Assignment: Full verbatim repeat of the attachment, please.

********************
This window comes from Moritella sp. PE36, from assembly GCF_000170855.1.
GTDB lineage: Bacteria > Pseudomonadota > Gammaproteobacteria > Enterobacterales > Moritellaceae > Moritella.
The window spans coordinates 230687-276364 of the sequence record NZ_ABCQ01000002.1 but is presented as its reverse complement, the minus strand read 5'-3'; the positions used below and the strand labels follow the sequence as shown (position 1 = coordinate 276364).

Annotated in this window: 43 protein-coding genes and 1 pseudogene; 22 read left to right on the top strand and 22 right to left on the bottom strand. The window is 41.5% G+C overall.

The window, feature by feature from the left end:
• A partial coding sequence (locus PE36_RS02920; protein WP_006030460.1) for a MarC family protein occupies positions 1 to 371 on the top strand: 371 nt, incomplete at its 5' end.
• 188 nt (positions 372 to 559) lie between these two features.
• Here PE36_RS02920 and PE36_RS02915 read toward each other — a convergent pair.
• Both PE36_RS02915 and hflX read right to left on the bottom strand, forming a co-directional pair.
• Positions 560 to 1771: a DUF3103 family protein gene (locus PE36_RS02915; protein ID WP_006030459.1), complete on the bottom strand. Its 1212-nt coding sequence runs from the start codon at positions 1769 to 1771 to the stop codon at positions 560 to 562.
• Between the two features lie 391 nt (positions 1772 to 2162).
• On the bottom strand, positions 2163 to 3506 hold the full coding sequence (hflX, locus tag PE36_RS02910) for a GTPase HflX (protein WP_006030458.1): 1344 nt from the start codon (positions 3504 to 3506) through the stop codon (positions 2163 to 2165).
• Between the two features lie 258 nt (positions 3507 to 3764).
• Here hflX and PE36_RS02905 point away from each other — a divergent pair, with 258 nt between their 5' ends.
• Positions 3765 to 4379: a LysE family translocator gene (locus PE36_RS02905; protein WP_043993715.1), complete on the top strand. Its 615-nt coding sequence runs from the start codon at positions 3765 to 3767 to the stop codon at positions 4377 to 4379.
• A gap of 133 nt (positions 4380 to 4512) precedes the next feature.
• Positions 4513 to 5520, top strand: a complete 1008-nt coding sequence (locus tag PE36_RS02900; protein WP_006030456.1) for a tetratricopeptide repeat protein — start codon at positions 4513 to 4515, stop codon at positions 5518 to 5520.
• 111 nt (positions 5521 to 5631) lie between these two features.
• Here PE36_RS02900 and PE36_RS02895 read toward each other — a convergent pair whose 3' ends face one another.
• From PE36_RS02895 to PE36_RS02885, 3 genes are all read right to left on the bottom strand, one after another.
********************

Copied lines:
This window comes from Moritella sp. PE36, from assembly GCF_000170855.1.
GTDB lineage: Bacteria > Pseudomonadota > Gammaproteobacteria > Enterobacterales > Moritellaceae > Moritella.
The window spans coordinates 230687-276364 of the sequence record NZ_ABCQ01000002.1 but is presented as its reverse complement, the minus strand read 5'-3'; the positions used below and the strand labels follow the sequence as shown (position 1 = coordinate 276364).

Annotated in this window: 43 protein-coding genes and 1 pseudogene; 22 read left to right on the top strand and 22 right to left on the bottom strand. The window is 41.5% G+C overall.

The window, feature by feature from the left end:
• A partial coding sequence (locus PE36_RS02920; protein WP_006030460.1) for a MarC family protein occupies positions 1 to 371 on the top strand: 371 nt, incomplete at its 5' end.
• 188 nt (positions 372 to 559) lie between these two features.
• Here PE36_RS02920 and PE36_RS02915 read toward each other — a convergent pair.
• Both PE36_RS02915 and hflX read right to left on the bottom strand, forming a co-directional pair.
• Positions 560 to 1771: a DUF3103 family protein gene (locus PE36_RS02915; protein ID WP_006030459.1), complete on the bottom strand. Its 1212-nt coding sequence runs from the start codon at positions 1769 to 1771 to the stop codon at positions 560 to 562.
• Between the two features lie 391 nt (positions 1772 to 2162).
• On the bottom strand, positions 2163 to 3506 hold the full coding sequence (hflX, locus tag PE36_RS02910) for a GTPase HflX (protein WP_006030458.1): 1344 nt from the start codon (positions 3504 to 3506) through the stop codon (positions 2163 to 2165).
• Between the two features lie 258 nt (positions 3507 to 3764).
• Here hflX and PE36_RS02905 point away from each other — a divergent pair, with 258 nt between their 5' ends.
• Positions 3765 to 4379: a LysE family translocator gene (locus PE36_RS02905; protein WP_043993715.1), complete on the top strand. Its 615-nt coding sequence runs from the start codon at positions 3765 to 3767 to the stop codon at positions 4377 to 4379.
• A gap of 133 nt (positions 4380 to 4512) precedes the next feature.
• Positions 4513 to 5520, top strand: a complete 1008-nt coding sequence (locus tag PE36_RS02900; protein WP_006030456.1) for a tetratricopeptide repeat protein — start codon at positions 4513 to 4515, stop codon at positions 5518 to 5520.
• 111 nt (positions 5521 to 5631) lie between these two features.
• Here PE36_RS02900 and PE36_RS02895 read toward each other — a convergent pair whose 3' ends face one another.
• From PE36_RS02895 to PE36_RS02885, 3 genes are all read right to left on the bottom strand, one after another.